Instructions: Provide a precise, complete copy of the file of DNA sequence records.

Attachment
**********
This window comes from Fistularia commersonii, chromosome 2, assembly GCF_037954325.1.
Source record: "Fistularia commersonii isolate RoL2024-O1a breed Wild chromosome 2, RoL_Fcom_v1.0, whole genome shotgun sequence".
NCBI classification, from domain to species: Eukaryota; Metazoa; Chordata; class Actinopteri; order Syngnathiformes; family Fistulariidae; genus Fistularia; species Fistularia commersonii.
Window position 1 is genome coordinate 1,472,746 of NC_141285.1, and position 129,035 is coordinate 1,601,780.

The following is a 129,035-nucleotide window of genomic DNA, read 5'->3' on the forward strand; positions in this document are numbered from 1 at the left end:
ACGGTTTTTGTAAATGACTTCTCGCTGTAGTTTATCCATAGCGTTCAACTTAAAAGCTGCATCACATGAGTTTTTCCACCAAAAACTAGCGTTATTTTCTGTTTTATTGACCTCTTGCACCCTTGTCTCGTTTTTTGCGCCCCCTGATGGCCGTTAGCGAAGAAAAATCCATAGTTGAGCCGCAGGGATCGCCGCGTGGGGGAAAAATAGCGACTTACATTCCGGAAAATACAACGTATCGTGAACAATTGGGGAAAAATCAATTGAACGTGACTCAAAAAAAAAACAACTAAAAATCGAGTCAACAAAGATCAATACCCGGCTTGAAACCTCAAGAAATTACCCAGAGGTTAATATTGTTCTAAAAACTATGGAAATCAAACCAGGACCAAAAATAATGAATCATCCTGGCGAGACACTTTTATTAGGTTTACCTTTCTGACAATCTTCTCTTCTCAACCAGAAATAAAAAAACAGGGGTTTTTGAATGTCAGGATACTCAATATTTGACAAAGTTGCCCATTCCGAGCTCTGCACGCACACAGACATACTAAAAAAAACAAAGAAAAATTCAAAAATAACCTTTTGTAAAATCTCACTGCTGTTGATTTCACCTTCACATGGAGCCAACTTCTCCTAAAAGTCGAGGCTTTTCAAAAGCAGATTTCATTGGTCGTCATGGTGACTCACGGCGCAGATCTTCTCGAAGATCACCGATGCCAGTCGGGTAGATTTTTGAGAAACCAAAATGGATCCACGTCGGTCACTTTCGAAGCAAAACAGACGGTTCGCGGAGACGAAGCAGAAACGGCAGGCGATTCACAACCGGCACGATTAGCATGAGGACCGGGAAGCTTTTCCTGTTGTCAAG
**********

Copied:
This window comes from Fistularia commersonii, chromosome 2, assembly GCF_037954325.1.
Source record: "Fistularia commersonii isolate RoL2024-O1a breed Wild chromosome 2, RoL_Fcom_v1.0, whole genome shotgun sequence".
NCBI classification, from domain to species: Eukaryota; Metazoa; Chordata; class Actinopteri; order Syngnathiformes; family Fistulariidae; genus Fistularia; species Fistularia commersonii.
Window position 1 is genome coordinate 1,472,746 of NC_141285.1, and position 129,035 is coordinate 1,601,780.

The following is a 129,035-nucleotide window of genomic DNA, read 5'->3' on the forward strand; positions in this document are numbered from 1 at the left end:
ACGGTTTTTGTAAATGACTTCTCGCTGTAGTTTATCCATAGCGTTCAACTTAAAAGCTGCATCACATGAGTTTTTCCACCAAAAACTAGCGTTATTTTCTGTTTTATTGACCTCTTGCACCCTTGTCTCGTTTTTTGCGCCCCCTGATGGCCGTTAGCGAAGAAAAATCCATAGTTGAGCCGCAGGGATCGCCGCGTGGGGGAAAAATAGCGACTTACATTCCGGAAAATACAACGTATCGTGAACAATTGGGGAAAAATCAATTGAACGTGACTCAAAAAAAAAACAACTAAAAATCGAGTCAACAAAGATCAATACCCGGCTTGAAACCTCAAGAAATTACCCAGAGGTTAATATTGTTCTAAAAACTATGGAAATCAAACCAGGACCAAAAATAATGAATCATCCTGGCGAGACACTTTTATTAGGTTTACCTTTCTGACAATCTTCTCTTCTCAACCAGAAATAAAAAAACAGGGGTTTTTGAATGTCAGGATACTCAATATTTGACAAAGTTGCCCATTCCGAGCTCTGCACGCACACAGACATACTAAAAAAAACAAAGAAAAATTCAAAAATAACCTTTTGTAAAATCTCACTGCTGTTGATTTCACCTTCACATGGAGCCAACTTCTCCTAAAAGTCGAGGCTTTTCAAAAGCAGATTTCATTGGTCGTCATGGTGACTCACGGCGCAGATCTTCTCGAAGATCACCGATGCCAGTCGGGTAGATTTTTGAGAAACCAAAATGGATCCACGTCGGTCACTTTCGAAGCAAAACAGACGGTTCGCGGAGACGAAGCAGAAACGGCAGGCGATTCACAACCGGCACGATTAGCATGAGGACCGGGAAGCTTTTCCTGTTGTCAAG